Birth Control Pills Linked to Lupus Risk
But doctors differ on degree of peril, saying genetics likely a key player
THURSDAY, April 9, 2009 (HealthDay News) -- Women taking birth control pills, especially those who have just started taking them, may face an increased risk of developing the autoimmune disease lupus, a new study suggests.
Although the link between lupus and oral contraceptives has been debated for some time, this new study adds weight to earlier studies -- including the Nurses' Health Study -- that have shown a link between oral contraceptives and lupus, the study authors said.
The findings were published in the April issue of Arthritis Care & Research.
Lupus is characterized by acute and chronic inflammation of various tissues of the body. The immune system mistakenly attacks healthy cells and tissues, potentially damaging joints, skin, blood vessels and organs, according to the U.S. National Library of Medicine.
For the new study, a team led by Dr. Samy Suissa of the Centre for Clinical Epidemiology at Jewish General Hospital of McGill University in Montreal collected data on more than 1.7 million women whose medical records were in the U.K. General Practice Research Database. The women all had prescriptions for oral contraceptives.
During eight years of follow-up, 786 women developed lupus. The researchers matched each of these women with 10 women who did not have the disease.
Suissa's team found that oral contraceptives were associated with a 1.5-fold increased risk of developing lupus. The risk was greatest during the first three months after starting "the Pill" -- when there was a 2.5-fold increased risk.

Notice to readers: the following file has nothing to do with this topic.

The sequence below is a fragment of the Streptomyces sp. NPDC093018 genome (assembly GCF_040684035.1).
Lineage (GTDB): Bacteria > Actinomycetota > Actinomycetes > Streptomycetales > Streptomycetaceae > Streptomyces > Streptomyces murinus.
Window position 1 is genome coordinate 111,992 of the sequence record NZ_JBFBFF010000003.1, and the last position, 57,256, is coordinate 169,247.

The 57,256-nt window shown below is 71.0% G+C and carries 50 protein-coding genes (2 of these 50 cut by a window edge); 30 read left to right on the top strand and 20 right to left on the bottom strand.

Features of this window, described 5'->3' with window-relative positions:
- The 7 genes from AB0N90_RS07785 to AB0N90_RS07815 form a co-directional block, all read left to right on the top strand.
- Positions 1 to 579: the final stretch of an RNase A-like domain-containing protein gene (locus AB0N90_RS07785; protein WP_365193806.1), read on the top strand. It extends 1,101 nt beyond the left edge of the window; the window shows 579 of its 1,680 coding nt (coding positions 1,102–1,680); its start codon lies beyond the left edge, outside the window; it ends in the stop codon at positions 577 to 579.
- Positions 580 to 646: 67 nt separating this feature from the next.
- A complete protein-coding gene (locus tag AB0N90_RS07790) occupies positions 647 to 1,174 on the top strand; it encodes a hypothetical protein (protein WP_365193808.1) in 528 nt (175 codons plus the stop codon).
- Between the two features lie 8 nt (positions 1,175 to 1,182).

The researchers speculated that increased estrogen from oral contraceptives could be responsible for the increased risk. Estrogen can affect the body's immune response, which could trigger a genetic predisposition to the disease, the scientists said.
Suissa's team also noted that newer oral contraceptives, which contain lower doses of estrogen, are substantially less likely to heighten the risk of lupus, compared to the second-generation contraceptives used in the study.
For most women, the increased risk of lupus is quite small, said Dr. Noel Rose, director of the Autoimmune Disease Research Center at Johns Hopkins University, who was not involved in the study. "One shouldn't oversell this. Women taking oral contraceptives need to weigh the risk/benefit of unexpected pregnancy versus a very small increase in lupus."
The increased risk isn't the same for all women taking oral contraceptives, Rose said. "This is probably a risk that only people who are genetically predisposed are likely to ever encounter," he said.
Dr. Bevra Hahn, chief of rheumatology and arthritis at the David Geffen School of Medicine at the University of California, Los Angeles, thinks the new study can be helpful in prescribing oral contraceptives.
"The higher the dose of estradiol in women who have been started on oral contraceptives in the past three months, the higher the risk for developing" lupus, Hahn said. "That's the highest risk I've ever seen --meaning women have a little over three times the chance of developing lupus in the first three months of taking an oral contraceptive."
"That is very useful information in terms of what oral contraceptive one prescribes," she said.
Hahn agreed that women need to weigh the risk of developing lupus to the risk of getting pregnant. "There isn't any effective treatment I know of that isn't accompanied by some risk. So she just has to decide which risk she thinks is greater."
For more on lupus, visit the U.S. National Library of Medicine.